Content Right

Right optical Column


Loging Form

Log in

Log in

Create new account
. Forgotten Password?


June 2019
< > < >
01 02
03 04 05 06 07 08 09
10 11 12 13 14 15 16
17 18 19 20 21 22 23
24 25 26 27 28 29 30



Content Middle

Main Content

2004-03-30 Coleman's `Sligo style' was taken up by players worldwide

A regular visitor to our shop in Castle Street, and to my Grannie's house, when I was growing up was an eloquent and dapper South Sligo gentleman by the name of Tommy Flynn. Tommy was a well-respected and gifted fiddle player, and my only regret now is that I never actually heard him play.


Tommy Flynn was from Lough Arrow on the edge of what we now refer to in the musical world as Coleman Country South Sligo is an area rich in ancient and recent history, as well as relatively undiscovered natural beauty (certainly by me at any rate).


South Sligo also has a musical heritage and style of playing which served as a model for the rest of the country and throughout the world. Recently I paid a visit to the well sign-posted Coleman Centre in the village of Gurteen (or Gorteen if you prefer) a few miles south of Ballymote, where a very helpful lady called Mary showed me just why the centre had been chosen as a 1999 Award Winner of an AIB Better Ireland Award.

This community-run heritage centre (complete with shop) was founded in 1993 by John McGettrick and functions largely as a music school offering academic and technical tuition to all levels (Junior, Transition, Leaving etc), with a very nice in-house acoustically-pleasing performance space to showcase up-and-coming talent, as well as hosting Wednesday evening concerts throughout the summer months. The Coleman Centre also promotes general interest in Irish culture and heritage, and the many local areas of interest, as well as discussing all the traditional instruments and basic rudiments of music. The cottage, forge and musical archive are part of my incentive to pay a return visit very soon.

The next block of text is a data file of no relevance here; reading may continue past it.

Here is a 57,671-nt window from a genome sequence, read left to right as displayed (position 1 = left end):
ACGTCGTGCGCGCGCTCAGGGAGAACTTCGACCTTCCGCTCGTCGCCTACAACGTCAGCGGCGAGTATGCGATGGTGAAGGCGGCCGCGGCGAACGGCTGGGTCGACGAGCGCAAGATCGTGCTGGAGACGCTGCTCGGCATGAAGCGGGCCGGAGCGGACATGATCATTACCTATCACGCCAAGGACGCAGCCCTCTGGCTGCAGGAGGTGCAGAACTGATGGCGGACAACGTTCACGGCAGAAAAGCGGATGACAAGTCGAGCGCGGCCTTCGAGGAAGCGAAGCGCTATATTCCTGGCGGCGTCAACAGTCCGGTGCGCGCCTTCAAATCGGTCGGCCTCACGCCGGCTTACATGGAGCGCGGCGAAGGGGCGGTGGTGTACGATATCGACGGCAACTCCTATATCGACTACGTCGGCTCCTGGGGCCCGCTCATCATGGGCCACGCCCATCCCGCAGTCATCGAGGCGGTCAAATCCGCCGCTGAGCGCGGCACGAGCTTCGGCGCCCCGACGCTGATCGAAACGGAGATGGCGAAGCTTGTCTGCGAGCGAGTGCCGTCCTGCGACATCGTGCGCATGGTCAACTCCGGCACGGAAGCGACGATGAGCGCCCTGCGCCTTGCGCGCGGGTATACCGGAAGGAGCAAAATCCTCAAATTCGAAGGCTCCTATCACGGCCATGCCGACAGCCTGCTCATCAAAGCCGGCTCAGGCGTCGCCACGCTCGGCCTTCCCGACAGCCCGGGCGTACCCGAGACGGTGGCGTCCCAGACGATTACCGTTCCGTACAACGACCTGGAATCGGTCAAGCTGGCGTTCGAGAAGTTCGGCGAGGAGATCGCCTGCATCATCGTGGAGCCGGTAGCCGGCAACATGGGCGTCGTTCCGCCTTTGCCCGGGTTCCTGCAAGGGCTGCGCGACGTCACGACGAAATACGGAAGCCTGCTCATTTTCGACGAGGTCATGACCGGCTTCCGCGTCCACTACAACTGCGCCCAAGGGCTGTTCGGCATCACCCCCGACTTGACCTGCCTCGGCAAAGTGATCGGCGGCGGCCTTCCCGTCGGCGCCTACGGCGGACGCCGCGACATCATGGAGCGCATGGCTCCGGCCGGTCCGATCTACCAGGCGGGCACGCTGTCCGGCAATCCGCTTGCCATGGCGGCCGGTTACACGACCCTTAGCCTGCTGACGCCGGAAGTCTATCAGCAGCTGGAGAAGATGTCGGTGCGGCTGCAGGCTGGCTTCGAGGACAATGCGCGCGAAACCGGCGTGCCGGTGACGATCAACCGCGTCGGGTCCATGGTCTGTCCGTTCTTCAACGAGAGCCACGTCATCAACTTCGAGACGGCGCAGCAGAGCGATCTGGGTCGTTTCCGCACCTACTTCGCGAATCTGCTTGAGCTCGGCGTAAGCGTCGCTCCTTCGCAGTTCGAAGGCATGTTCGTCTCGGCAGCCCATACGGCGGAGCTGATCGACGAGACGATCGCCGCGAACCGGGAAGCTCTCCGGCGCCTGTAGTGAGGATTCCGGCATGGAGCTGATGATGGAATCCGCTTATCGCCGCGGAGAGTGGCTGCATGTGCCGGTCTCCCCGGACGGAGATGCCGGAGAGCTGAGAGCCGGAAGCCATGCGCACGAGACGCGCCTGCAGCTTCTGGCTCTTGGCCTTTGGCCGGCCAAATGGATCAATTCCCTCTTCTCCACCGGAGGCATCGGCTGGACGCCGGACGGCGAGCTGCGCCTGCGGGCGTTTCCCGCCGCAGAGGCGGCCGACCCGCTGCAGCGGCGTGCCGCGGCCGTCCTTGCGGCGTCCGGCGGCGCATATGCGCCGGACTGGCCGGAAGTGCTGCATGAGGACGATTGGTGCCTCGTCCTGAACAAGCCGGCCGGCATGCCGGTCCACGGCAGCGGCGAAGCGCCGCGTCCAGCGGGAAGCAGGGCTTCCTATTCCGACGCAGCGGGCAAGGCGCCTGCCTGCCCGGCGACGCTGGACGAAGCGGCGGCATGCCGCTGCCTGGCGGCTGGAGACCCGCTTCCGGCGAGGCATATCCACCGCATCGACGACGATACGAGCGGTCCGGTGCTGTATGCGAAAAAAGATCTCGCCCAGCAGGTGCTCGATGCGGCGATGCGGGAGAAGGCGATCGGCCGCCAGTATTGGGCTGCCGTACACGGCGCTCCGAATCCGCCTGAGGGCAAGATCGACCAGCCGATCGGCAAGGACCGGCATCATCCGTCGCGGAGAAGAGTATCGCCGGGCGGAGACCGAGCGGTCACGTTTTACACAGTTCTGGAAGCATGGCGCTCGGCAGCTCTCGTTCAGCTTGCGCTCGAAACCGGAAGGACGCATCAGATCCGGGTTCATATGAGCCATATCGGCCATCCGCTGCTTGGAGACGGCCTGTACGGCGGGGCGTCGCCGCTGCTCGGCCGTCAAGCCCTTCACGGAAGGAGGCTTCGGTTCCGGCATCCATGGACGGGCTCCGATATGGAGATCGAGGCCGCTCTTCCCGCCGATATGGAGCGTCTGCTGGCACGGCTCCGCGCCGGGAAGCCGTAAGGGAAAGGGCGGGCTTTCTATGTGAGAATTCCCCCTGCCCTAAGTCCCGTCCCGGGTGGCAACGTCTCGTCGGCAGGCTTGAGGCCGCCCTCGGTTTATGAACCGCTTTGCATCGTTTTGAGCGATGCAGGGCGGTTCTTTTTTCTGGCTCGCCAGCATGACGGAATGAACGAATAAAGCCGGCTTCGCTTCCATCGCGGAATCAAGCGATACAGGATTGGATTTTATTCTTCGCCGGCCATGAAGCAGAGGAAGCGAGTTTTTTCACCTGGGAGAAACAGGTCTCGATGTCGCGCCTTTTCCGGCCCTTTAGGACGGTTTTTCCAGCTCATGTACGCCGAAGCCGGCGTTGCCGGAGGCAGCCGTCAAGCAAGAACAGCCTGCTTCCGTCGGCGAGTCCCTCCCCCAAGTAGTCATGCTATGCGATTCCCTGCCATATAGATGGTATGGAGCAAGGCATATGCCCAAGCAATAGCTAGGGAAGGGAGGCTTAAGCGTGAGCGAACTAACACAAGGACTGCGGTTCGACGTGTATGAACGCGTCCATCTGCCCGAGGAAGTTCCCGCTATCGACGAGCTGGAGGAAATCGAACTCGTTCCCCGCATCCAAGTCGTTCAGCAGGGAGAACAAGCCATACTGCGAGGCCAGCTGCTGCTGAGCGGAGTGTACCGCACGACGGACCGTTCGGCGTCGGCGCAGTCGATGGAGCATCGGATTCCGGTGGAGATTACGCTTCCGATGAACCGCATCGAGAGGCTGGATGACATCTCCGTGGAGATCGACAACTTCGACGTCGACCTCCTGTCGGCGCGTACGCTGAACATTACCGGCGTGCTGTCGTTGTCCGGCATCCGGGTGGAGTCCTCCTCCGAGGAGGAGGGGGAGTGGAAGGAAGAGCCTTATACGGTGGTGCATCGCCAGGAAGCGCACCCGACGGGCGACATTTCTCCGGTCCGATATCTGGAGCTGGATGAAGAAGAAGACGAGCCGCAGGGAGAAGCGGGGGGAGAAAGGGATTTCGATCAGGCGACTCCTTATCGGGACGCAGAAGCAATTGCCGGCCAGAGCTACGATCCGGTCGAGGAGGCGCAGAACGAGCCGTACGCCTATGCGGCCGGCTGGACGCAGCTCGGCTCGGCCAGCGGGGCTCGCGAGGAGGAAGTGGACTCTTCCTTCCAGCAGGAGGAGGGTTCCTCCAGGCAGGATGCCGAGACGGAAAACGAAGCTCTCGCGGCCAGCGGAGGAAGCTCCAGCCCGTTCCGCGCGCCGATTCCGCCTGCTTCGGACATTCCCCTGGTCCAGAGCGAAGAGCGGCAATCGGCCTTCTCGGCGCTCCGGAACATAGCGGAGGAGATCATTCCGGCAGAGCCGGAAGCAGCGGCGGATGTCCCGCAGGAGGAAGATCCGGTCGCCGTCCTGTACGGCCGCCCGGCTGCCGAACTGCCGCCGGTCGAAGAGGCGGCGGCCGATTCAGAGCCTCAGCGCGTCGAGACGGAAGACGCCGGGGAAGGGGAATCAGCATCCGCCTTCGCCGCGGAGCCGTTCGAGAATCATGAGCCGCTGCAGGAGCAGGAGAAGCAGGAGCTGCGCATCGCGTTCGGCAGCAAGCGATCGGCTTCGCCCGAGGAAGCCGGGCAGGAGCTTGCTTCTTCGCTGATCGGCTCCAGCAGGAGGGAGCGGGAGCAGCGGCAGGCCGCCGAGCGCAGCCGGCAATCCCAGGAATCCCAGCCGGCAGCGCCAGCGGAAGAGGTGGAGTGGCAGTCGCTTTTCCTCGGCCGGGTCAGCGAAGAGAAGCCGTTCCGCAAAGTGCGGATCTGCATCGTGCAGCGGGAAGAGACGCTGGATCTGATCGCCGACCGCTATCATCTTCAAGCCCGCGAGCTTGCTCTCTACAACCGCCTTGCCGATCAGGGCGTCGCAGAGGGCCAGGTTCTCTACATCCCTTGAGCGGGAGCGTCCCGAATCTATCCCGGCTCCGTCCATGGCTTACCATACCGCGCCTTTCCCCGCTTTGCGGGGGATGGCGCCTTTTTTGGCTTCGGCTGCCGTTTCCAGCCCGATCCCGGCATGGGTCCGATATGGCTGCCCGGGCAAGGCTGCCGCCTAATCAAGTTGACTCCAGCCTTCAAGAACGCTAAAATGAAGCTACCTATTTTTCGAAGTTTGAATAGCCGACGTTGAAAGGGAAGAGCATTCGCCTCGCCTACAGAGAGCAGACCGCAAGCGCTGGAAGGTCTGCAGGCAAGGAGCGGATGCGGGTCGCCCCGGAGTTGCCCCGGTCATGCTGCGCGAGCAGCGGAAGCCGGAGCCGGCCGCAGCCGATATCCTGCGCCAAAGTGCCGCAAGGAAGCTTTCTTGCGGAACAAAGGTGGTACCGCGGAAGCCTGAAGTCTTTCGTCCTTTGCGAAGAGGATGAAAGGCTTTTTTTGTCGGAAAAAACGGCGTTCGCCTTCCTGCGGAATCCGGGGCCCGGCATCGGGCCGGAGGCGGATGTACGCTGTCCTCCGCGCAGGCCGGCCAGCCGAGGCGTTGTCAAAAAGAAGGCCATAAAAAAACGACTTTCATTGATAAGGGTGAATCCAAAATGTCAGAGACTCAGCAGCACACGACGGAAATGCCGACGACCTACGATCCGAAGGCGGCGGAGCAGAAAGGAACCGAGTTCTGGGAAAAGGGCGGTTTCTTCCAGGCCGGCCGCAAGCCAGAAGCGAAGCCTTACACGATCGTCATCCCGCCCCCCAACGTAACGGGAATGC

Ireland is one of the few countries which has villages where one can hear, first-hand, tunes which have been passed down from generation to generation (eg. The Hernon family in South Sligo). Traditional music, unlike some of the more strict musical genres, is an oral tradition and knows few boundaries with regard to self-expression from the heart, mind and soul. Jazz may fall into this category also.


One of the most-imitated traditional players of the 20th century, and Tommy Flynn''s musical hero, was Michael Coleman, born in 1891 in Knockgrania, Killavil, near Gurteen. Described by Christy Moore as "the main man in fiddle music", Coleman was the only survivor of twins, and the last of seven children. He was placed 3rd at Sligo Feis on two occasions (there's hope for us all yet), and his certificates from 1909 and 1910 are on display for all to see. Young Michael used to attend all the local house-dances and was a keen step-dancer and fiddle-player from a young age. He was greatly influenced by such local players as Philip O Beirne and PJ McDermott. Michael's father James was a fine flautist, and his brother Jim also a fiddler.

In 1914, aged 23, Michael emigrated to the US and toured extensively as part of a Vaudeville group, later notching up in excess of 80 recordings in the 1920s and 1930s. These recordings of Coleman's inspired, deeply expressive and virtuosic playing are what kept Irish traditional music alive in the early 20th century.

Coleman met Fritz Kreisler on several occasions, and when I listened to Coleman's recordings (eg. The Boys of the Lough) I couldn't help but feel that this was indeed an Irish Paganini - his playing almost sounding possessed, in a good way.

Coleman's smooth, rich, yet bright tone, his infectious rhythmic Sligo lilt, his intricate dazzling ornamentation (much inspired by pipe-playing), together with a depth of feeling are what make Coleman's style of playing the Sligo-style, and later the model for many traditional players worldwide.


The fiddle is - an instrument which tickles human ears by friction of a horse's tail on the entrails of a cat, and Michael Coleman's fiddle unsurprisingly takes pride of place at the centre. Coleman made his final recording in 1936, died in 1945, and was buried not far from his musical companion James Morrison at St.Raymond's Cemetery in the Bronx.


Because of radio, TV and the world becoming an altogether smaller place, local regional styles are sadly becoming a thing of the past, but Michael Coleman's musical legacy has thankfully been passed on, and this "living tradition" is very evident when one pays a visit to the Coleman Centre in Gurteen.